Philip, a man filled with the Holy Spirit doing many signs and wonders, was one of those who was scattered because of the persecution that arose on the church, and he went to Samaria proclaiming Christ. He did many miracles and brought much joy to the city, and many believed and were baptized. There was a magician in Samaria who previously did signs and wonders in Samaria, making himself to be someone great. But when he saw the signs that Philip did, he too was amazed, and himself believed and was baptized, continuing with Philip. Note here the delineation that is made between the gift of the Holy Spirit and the outpouring of the Holy Spirit. The people that Philip preached to believed and were baptized, but it wasn’t until the apostles heard what was happening in Samaria and sent Peter and John down to pass on the gift of the Holy Spirt so that the people could do miracles. Simon saw that the outpouring of the Holy Spirt was given through the laying on of the Apostle’s hands, and he tried to buy this power, that he might give people the Holy Spirit through the laying on of hands. Peter rebukes him on the spot, for his heart was not right before God, and Simon immediately asks Peter to pray for him. Note the focus here on the intention of the heart, as this is very important in the eyes of God.

2. The Ethiopian Eunuch: After Philip’s great success in Samaria, an angel of the Lord tells him to down the road that went from Jerusalem to Gaza, and as he was going he was told to join himself to a chariot that was traveling on the road. In this chariot was an Ethiopian eunuch who was an official to the queen of Ethiopia. This man certainly was in a position of power and influence, and he was probably a proselyte to the Jewish religion. Philip finds him reading from the prophet Isaiah and asks if he understands what he is reading. Note the providence of God here, as the very passage that the Eunuch is reading in Isaiah is from what is perhaps the most well known Messianic prophecy found in the Hebrew scriptures- Isaiah 53. The Eunuch asks Philip if the prophet was speaking of himself or another man, giving Philip the opportunity to tell him the good news about Jesus, as this is to whom Isaiah was referring. Beginning with this scripture, Philip preached Jesus to the Eunuch. It is apparent that telling the Eunuch the good news about Jesus involved teaching about baptism (see Acts 2, Romans 6), for the Eunuch sees water and asks what was stopping him from being baptized. They stopped the chariot and both went down into the water and Philip baptized him. Philip was immediately carried away by the Spirit of the Lord after the Eunuch was baptized, and the Eunuch went on his way rejoicing while Philip found himself in Azotus and continued to spread the gospel. It interesting to speculate about what the Eunuch did when he went back to Ethiopia, for we know that Ethiopia was introduced to Christianity at a very early time and remains a predominantly Christian nation. It would seem that the Ethiopian went back and spread the gospel himself, as he was a man of power and influence, and great joy had been brought to his life. May we take the same initiative.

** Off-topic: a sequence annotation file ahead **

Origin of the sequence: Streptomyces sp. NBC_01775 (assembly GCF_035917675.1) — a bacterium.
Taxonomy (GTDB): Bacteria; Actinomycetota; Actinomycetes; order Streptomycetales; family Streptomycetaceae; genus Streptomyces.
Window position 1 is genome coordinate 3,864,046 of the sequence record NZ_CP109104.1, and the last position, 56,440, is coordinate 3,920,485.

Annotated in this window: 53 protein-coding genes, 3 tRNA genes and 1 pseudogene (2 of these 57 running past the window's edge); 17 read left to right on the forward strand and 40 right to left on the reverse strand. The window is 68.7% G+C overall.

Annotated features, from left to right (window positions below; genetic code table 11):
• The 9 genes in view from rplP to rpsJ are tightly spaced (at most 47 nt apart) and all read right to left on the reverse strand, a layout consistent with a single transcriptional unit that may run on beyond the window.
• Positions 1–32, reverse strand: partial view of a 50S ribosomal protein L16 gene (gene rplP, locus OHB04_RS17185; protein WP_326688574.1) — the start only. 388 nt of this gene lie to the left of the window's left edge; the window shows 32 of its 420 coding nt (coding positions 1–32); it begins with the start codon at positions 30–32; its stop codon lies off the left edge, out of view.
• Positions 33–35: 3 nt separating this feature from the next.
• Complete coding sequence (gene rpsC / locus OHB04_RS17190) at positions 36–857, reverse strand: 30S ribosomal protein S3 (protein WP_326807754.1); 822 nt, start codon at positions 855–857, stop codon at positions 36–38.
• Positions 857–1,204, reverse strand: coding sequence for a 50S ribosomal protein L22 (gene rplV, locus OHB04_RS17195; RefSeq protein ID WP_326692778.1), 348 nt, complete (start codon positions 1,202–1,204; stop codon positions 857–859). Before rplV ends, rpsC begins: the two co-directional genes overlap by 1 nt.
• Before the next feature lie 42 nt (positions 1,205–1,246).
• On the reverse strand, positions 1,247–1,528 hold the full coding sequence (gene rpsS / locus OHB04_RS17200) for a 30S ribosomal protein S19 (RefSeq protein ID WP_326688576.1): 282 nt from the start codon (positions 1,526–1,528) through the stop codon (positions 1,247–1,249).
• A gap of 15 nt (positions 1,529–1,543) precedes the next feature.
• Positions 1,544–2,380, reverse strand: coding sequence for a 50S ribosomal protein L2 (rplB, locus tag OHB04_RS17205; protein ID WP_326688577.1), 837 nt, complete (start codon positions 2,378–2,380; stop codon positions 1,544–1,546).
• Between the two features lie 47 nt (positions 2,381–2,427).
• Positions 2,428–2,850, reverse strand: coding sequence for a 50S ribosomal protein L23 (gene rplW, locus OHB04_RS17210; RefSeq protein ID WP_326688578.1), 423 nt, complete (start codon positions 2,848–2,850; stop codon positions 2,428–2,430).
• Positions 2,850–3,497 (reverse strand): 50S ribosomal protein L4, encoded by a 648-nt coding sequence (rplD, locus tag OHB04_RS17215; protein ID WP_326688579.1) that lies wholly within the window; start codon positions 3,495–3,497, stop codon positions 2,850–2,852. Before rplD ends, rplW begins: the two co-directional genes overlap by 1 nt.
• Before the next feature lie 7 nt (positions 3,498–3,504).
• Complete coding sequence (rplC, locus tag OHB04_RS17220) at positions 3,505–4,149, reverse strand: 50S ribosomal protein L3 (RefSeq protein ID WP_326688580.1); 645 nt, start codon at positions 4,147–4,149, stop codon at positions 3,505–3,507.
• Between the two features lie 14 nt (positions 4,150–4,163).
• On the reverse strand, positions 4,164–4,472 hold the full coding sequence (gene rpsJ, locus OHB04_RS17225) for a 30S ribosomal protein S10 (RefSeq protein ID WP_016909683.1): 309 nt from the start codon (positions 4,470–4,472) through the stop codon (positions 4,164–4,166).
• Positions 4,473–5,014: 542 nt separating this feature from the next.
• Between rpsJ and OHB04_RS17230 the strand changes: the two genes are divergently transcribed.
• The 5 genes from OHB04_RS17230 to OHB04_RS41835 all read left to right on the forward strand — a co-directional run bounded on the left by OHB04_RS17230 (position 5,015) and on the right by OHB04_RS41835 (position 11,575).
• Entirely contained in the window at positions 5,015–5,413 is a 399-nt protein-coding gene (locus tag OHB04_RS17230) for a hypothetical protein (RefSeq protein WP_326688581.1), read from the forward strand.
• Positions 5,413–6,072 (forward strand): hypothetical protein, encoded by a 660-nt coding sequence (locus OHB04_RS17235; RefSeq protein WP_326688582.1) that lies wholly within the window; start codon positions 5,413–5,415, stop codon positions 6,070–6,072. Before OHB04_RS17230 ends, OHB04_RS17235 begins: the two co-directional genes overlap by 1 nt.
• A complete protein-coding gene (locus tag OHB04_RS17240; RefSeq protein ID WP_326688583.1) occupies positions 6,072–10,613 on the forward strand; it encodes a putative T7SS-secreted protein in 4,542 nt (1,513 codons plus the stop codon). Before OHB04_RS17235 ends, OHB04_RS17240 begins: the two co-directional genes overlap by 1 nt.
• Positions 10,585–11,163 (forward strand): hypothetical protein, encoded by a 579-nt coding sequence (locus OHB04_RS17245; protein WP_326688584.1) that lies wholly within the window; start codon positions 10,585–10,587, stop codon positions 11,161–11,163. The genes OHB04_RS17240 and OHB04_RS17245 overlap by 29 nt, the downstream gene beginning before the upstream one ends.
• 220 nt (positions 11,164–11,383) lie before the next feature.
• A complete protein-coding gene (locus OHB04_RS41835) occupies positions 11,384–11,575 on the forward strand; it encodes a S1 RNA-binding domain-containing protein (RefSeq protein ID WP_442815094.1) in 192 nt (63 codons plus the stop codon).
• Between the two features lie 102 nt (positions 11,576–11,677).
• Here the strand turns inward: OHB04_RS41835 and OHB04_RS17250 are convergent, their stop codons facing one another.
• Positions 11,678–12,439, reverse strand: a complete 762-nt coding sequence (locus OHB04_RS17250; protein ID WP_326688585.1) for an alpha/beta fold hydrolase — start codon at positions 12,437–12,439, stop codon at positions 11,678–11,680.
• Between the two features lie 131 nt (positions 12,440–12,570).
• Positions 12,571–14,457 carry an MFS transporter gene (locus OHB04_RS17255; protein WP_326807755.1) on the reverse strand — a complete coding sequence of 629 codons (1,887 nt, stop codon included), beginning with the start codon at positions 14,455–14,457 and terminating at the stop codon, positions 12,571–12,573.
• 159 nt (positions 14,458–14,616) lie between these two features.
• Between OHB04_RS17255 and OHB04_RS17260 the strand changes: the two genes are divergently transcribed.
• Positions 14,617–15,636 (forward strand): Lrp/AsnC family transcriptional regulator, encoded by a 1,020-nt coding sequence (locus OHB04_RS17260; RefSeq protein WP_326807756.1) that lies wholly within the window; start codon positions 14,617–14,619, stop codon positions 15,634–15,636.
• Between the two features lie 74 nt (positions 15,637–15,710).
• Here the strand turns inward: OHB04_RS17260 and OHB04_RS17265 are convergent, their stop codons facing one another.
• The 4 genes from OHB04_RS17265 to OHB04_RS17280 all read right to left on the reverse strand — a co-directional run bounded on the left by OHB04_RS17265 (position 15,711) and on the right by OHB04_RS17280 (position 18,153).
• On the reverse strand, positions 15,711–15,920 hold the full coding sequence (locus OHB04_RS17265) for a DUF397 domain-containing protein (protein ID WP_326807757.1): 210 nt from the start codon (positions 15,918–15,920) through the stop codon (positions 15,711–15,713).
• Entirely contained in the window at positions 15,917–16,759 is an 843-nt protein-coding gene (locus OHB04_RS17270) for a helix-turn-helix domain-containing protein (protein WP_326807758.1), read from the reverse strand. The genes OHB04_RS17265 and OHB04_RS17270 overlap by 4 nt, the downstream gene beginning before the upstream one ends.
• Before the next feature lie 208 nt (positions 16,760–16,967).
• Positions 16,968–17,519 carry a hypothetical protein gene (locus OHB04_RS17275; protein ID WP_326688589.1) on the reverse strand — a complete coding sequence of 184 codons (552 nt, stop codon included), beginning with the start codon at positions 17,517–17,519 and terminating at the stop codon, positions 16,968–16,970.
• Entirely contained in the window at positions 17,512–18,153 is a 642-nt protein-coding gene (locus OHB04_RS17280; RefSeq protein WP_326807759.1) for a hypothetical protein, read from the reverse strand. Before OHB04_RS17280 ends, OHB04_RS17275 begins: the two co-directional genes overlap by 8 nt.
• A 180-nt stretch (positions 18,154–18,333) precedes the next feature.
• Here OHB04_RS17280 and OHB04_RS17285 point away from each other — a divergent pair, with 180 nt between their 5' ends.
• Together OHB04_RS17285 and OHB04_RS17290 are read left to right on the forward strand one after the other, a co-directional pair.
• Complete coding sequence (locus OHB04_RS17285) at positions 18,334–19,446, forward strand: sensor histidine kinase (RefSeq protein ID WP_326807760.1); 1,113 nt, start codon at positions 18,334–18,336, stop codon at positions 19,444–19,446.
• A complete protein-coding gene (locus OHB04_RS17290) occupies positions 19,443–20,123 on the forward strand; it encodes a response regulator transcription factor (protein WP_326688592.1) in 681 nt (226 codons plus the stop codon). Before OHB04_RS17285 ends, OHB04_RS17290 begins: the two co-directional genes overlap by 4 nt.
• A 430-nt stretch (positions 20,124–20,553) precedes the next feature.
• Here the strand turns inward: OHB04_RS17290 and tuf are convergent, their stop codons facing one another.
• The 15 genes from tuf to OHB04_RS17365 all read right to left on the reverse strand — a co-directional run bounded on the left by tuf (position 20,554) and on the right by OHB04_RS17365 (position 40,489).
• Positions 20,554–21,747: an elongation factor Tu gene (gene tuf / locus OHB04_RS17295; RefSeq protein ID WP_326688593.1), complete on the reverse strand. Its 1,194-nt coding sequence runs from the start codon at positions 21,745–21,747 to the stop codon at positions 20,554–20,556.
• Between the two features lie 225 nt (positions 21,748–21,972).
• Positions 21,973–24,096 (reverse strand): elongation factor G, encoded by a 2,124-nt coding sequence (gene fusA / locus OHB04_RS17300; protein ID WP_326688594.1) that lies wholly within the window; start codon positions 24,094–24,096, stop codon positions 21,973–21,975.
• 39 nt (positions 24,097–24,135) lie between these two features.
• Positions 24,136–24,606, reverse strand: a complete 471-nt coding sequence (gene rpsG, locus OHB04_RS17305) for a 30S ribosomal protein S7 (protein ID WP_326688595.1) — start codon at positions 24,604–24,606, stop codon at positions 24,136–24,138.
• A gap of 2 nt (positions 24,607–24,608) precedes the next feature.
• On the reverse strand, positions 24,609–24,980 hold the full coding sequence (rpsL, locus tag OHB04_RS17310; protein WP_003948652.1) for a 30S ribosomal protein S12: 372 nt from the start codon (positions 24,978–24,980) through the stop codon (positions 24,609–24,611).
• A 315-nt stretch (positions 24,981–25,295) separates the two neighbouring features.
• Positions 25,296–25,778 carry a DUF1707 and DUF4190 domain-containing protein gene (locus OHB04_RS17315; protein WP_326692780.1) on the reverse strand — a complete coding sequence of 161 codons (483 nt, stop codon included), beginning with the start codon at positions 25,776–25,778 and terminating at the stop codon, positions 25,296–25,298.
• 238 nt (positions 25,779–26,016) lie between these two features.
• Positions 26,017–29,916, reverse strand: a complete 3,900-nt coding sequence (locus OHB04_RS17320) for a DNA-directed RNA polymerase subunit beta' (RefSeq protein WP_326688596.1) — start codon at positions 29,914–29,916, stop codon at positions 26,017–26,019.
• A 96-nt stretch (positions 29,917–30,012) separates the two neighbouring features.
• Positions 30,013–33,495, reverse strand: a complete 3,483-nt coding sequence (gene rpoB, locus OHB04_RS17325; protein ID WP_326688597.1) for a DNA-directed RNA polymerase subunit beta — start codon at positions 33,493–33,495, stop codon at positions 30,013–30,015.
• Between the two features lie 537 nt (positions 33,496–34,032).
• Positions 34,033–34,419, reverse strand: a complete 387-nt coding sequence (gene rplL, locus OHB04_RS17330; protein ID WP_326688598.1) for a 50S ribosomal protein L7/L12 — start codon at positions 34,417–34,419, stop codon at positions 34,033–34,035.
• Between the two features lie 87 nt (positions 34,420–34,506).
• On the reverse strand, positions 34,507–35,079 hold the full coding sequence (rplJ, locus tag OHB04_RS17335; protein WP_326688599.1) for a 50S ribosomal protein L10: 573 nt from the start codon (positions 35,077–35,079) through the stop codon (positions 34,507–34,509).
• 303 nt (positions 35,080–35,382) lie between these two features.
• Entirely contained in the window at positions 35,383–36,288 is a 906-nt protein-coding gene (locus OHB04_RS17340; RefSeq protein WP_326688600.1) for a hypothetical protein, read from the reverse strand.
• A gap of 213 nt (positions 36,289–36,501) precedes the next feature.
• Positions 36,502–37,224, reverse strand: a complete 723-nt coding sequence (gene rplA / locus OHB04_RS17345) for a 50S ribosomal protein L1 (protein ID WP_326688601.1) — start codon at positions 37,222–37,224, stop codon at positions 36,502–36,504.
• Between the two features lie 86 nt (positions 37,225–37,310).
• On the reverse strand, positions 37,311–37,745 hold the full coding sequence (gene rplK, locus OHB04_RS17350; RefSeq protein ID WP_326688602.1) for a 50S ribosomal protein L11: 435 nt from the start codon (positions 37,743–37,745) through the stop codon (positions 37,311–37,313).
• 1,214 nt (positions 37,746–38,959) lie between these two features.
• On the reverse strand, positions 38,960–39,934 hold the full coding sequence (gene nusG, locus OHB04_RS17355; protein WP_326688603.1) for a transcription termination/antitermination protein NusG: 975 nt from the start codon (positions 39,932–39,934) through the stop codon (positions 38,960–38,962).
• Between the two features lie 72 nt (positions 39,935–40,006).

Tomorrow’s Reading: I Peter 1-3.

Spread the good news.

-Walter